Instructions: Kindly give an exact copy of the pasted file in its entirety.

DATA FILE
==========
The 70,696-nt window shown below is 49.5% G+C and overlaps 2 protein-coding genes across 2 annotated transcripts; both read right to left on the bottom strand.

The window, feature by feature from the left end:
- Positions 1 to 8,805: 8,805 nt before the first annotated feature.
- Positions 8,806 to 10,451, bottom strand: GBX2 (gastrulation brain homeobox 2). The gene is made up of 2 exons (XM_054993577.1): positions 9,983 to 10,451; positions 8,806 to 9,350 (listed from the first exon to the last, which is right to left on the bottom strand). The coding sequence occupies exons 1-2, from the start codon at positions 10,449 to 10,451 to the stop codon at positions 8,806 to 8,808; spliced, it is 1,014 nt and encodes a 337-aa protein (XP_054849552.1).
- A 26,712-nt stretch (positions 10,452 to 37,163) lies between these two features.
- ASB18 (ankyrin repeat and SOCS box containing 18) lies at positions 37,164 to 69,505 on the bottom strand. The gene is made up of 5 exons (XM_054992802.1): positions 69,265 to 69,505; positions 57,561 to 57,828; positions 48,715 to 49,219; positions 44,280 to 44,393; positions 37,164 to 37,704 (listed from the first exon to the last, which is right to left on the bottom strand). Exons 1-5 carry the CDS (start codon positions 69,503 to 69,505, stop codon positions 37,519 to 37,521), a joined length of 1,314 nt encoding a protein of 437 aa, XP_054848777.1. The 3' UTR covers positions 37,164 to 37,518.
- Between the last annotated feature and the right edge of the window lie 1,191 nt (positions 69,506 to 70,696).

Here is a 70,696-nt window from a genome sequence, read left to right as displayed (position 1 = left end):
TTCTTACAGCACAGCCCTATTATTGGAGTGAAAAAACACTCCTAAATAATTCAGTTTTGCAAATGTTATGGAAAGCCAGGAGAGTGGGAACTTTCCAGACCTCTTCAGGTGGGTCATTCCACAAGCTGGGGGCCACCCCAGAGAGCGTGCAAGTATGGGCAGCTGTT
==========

The 70,696-nt window shown below is 49.5% G+C and overlaps 2 protein-coding genes across 2 annotated transcripts; both read right to left on the bottom strand.

The window, feature by feature from the left end:
- Positions 1 to 8,805: 8,805 nt before the first annotated feature.
- Positions 8,806 to 10,451, bottom strand: GBX2 (gastrulation brain homeobox 2). The gene is made up of 2 exons (XM_054993577.1): positions 9,983 to 10,451; positions 8,806 to 9,350 (listed from the first exon to the last, which is right to left on the bottom strand). The coding sequence occupies exons 1-2, from the start codon at positions 10,449 to 10,451 to the stop codon at positions 8,806 to 8,808; spliced, it is 1,014 nt and encodes a 337-aa protein (XP_054849552.1).
- A 26,712-nt stretch (positions 10,452 to 37,163) lies between these two features.
- ASB18 (ankyrin repeat and SOCS box containing 18) lies at positions 37,164 to 69,505 on the bottom strand. The gene is made up of 5 exons (XM_054992802.1): positions 69,265 to 69,505; positions 57,561 to 57,828; positions 48,715 to 49,219; positions 44,280 to 44,393; positions 37,164 to 37,704 (listed from the first exon to the last, which is right to left on the bottom strand). Exons 1-5 carry the CDS (start codon positions 69,503 to 69,505, stop codon positions 37,519 to 37,521), a joined length of 1,314 nt encoding a protein of 437 aa, XP_054848777.1. The 3' UTR covers positions 37,164 to 37,518.
- Between the last annotated feature and the right edge of the window lie 1,191 nt (positions 69,506 to 70,696).

Here is a 70,696-nt window from a genome sequence, read left to right as displayed (position 1 = left end):
TTCTTACAGCACAGCCCTATTATTGGAGTGAAAAAACACTCCTAAATAATTCAGTTTTGCAAATGTTATGGAAAGCCAGGAGAGTGGGAACTTTCCAGACCTCTTCAGGTGGGTCATTCCACAAGCTGGGGGCCACCCCAGAGAGCGTGCAAGTATGGGCAGCTGTT